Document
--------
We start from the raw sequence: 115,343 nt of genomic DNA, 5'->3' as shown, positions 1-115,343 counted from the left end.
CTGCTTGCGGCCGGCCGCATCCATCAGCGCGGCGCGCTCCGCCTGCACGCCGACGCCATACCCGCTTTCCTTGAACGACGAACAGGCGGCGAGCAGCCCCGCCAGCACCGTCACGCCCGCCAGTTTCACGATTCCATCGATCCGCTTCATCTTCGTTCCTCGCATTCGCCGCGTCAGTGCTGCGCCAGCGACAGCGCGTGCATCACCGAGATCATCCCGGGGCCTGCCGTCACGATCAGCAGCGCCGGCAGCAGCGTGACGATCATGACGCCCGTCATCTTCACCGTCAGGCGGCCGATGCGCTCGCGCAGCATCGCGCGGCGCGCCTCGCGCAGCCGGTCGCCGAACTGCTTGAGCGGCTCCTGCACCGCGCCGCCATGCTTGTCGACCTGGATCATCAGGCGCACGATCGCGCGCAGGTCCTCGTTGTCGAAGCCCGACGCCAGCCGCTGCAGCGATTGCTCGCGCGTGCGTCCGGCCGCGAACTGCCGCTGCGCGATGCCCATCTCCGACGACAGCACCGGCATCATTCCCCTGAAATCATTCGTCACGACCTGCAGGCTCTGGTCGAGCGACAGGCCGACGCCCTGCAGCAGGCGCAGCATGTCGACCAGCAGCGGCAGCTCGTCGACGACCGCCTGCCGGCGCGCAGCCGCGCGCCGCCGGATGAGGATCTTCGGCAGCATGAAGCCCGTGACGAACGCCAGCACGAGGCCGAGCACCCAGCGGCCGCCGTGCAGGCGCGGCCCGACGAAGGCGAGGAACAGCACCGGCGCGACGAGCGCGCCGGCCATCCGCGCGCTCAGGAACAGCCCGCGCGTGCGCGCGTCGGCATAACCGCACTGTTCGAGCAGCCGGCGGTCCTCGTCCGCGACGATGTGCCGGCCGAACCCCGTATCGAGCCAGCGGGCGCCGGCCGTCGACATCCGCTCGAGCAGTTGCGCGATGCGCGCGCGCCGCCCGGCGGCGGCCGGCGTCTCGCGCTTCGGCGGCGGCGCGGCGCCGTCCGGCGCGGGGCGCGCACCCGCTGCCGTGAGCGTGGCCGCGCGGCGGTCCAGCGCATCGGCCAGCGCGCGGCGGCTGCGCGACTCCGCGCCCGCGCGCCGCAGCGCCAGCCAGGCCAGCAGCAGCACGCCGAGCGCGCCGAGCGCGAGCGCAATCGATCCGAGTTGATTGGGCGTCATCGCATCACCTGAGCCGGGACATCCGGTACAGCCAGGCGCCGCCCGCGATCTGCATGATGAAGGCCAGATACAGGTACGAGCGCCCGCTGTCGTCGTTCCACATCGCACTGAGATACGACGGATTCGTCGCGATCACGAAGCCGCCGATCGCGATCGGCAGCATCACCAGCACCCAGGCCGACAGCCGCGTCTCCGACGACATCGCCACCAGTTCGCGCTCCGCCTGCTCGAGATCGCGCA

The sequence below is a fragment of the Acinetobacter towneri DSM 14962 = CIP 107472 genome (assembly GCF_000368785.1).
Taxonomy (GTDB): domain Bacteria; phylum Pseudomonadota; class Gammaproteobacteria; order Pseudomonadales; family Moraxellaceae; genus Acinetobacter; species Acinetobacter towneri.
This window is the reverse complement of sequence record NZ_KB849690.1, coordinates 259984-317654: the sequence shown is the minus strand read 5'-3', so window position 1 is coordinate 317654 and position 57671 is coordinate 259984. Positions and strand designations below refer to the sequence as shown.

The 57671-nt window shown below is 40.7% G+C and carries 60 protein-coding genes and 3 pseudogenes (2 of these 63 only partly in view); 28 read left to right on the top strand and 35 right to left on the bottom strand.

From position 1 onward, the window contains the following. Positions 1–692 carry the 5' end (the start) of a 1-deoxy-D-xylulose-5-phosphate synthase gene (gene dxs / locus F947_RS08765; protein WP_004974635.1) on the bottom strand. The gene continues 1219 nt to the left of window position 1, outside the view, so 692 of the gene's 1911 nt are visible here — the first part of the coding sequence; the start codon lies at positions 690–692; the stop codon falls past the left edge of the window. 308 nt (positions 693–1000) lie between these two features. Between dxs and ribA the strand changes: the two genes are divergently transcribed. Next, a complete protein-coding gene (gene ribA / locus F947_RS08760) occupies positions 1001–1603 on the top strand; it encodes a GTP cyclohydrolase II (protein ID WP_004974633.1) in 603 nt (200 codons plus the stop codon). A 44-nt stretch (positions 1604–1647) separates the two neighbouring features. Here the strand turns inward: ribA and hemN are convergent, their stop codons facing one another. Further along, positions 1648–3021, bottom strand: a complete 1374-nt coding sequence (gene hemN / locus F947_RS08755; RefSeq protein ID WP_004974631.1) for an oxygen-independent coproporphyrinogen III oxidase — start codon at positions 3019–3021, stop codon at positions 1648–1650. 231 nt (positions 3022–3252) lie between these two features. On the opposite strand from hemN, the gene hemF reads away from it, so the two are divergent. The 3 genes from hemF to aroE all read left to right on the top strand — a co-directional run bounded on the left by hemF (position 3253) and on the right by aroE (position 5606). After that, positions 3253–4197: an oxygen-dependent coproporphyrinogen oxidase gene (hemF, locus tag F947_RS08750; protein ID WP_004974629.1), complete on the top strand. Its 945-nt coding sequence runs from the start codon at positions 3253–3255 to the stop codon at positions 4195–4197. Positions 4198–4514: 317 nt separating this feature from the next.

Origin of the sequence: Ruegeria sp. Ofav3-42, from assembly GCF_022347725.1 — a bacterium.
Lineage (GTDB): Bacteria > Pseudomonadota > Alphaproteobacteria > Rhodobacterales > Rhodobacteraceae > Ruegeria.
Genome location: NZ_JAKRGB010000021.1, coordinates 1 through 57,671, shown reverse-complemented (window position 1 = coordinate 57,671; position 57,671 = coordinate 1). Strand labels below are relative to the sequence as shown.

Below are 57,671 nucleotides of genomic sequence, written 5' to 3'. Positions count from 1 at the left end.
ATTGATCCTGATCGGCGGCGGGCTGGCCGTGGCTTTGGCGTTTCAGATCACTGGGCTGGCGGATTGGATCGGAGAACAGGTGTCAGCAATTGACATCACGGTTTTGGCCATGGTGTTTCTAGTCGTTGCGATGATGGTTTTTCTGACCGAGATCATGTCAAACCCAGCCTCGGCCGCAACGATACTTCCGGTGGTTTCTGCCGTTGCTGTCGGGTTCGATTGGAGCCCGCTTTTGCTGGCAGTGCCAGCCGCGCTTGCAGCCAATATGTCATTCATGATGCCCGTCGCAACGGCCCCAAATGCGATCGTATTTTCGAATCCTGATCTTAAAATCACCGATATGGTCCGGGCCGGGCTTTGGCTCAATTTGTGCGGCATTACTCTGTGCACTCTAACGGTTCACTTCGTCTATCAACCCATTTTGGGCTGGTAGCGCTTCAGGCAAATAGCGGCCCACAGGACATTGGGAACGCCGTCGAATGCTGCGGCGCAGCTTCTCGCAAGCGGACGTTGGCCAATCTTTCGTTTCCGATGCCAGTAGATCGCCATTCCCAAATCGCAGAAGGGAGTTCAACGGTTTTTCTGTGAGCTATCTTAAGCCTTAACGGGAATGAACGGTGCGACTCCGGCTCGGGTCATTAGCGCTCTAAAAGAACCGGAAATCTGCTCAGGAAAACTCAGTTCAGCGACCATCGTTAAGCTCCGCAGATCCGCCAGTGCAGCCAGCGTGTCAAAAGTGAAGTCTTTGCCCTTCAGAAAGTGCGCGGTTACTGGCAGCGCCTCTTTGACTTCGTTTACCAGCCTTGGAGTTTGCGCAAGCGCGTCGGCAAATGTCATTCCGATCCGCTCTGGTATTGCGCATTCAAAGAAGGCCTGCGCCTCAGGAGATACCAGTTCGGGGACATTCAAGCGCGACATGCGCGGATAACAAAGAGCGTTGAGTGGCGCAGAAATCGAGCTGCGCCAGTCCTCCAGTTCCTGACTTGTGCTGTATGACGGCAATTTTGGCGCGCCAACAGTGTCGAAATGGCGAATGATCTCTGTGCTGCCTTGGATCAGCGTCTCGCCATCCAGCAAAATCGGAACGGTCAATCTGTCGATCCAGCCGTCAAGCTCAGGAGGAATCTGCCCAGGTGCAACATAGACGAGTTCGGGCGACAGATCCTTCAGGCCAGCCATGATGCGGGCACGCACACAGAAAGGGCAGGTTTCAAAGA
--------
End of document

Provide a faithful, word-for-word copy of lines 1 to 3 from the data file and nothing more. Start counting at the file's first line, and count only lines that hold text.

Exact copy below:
We start from the raw sequence: 115,343 nt of genomic DNA, 5'->3' as shown, positions 1-115,343 counted from the left end.
CTGCTTGCGGCCGGCCGCATCCATCAGCGCGGCGCGCTCCGCCTGCACGCCGACGCCATACCCGCTTTCCTTGAACGACGAACAGGCGGCGAGCAGCCCCGCCAGCACCGTCACGCCCGCCAGTTTCACGATTCCATCGATCCGCTTCATCTTCGTTCCTCGCATTCGCCGCGTCAGTGCTGCGCCAGCGACAGCGCGTGCATCACCGAGATCATCCCGGGGCCTGCCGTCACGATCAGCAGCGCCGGCAGCAGCGTGACGATCATGACGCCCGTCATCTTCACCGTCAGGCGGCCGATGCGCTCGCGCAGCATCGCGCGGCGCGCCTCGCGCAGCCGGTCGCCGAACTGCTTGAGCGGCTCCTGCACCGCGCCGCCATGCTTGTCGACCTGGATCATCAGGCGCACGATCGCGCGCAGGTCCTCGTTGTCGAAGCCCGACGCCAGCCGCTGCAGCGATTGCTCGCGCGTGCGTCCGGCCGCGAACTGCCGCTGCGCGATGCCCATCTCCGACGACAGCACCGGCATCATTCCCCTGAAATCATTCGTCACGACCTGCAGGCTCTGGTCGAGCGACAGGCCGACGCCCTGCAGCAGGCGCAGCATGTCGACCAGCAGCGGCAGCTCGTCGACGACCGCCTGCCGGCGCGCAGCCGCGCGCCGCCGGATGAGGATCTTCGGCAGCATGAAGCCCGTGACGAACGCCAGCACGAGGCCGAGCACCCAGCGGCCGCCGTGCAGGCGCGGCCCGACGAAGGCGAGGAACAGCACCGGCGCGACGAGCGCGCCGGCCATCCGCGCGCTCAGGAACAGCCCGCGCGTGCGCGCGTCGGCATAACCGCACTGTTCGAGCAGCCGGCGGTCCTCGTCCGCGACGATGTGCCGGCCGAACCCCGTATCGAGCCAGCGGGCGCCGGCCGTCGACATCCGCTCGAGCAGTTGCGCGATGCGCGCGCGCCGCCCGGCGGCGGCCGGCGTCTCGCGCTTCGGCGGCGGCGCGGCGCCGTCCGGCGCGGGGCGCGCACCCGCTGCCGTGAGCGTGGCCGCGCGGCGGTCCAGCGCATCGGCCAGCGCGCGGCGGCTGCGCGACTCCGCGCCCGCGCGCCGCAGCGCCAGCCAGGCCAGCAGCAGCACGCCGAGCGCGCCGAGCGCGAGCGCAATCGATCCGAGTTGATTGGGCGTCATCGCATCACCTGAGCCGGGACATCCGGTACAGCCAGGCGCCGCCCGCGATCTGCATGATGAAGGCCAGATACAGGTACGAGCGCCCGCTGTCGTCGTTCCACATCGCACTGAGATACGACGGATTCGTCGCGATCACGAAGCCGCCGATCGCGATCGGCAGCATCACCAGCACCCAGGCCGACAGCCGCGTCTCCGACGACATCGCCACCAGTTCGCGCTCCGCCTGCTCGAGATCGCGCA

The sequence below is a fragment of the Acinetobacter towneri DSM 14962 = CIP 107472 genome (assembly GCF_000368785.1).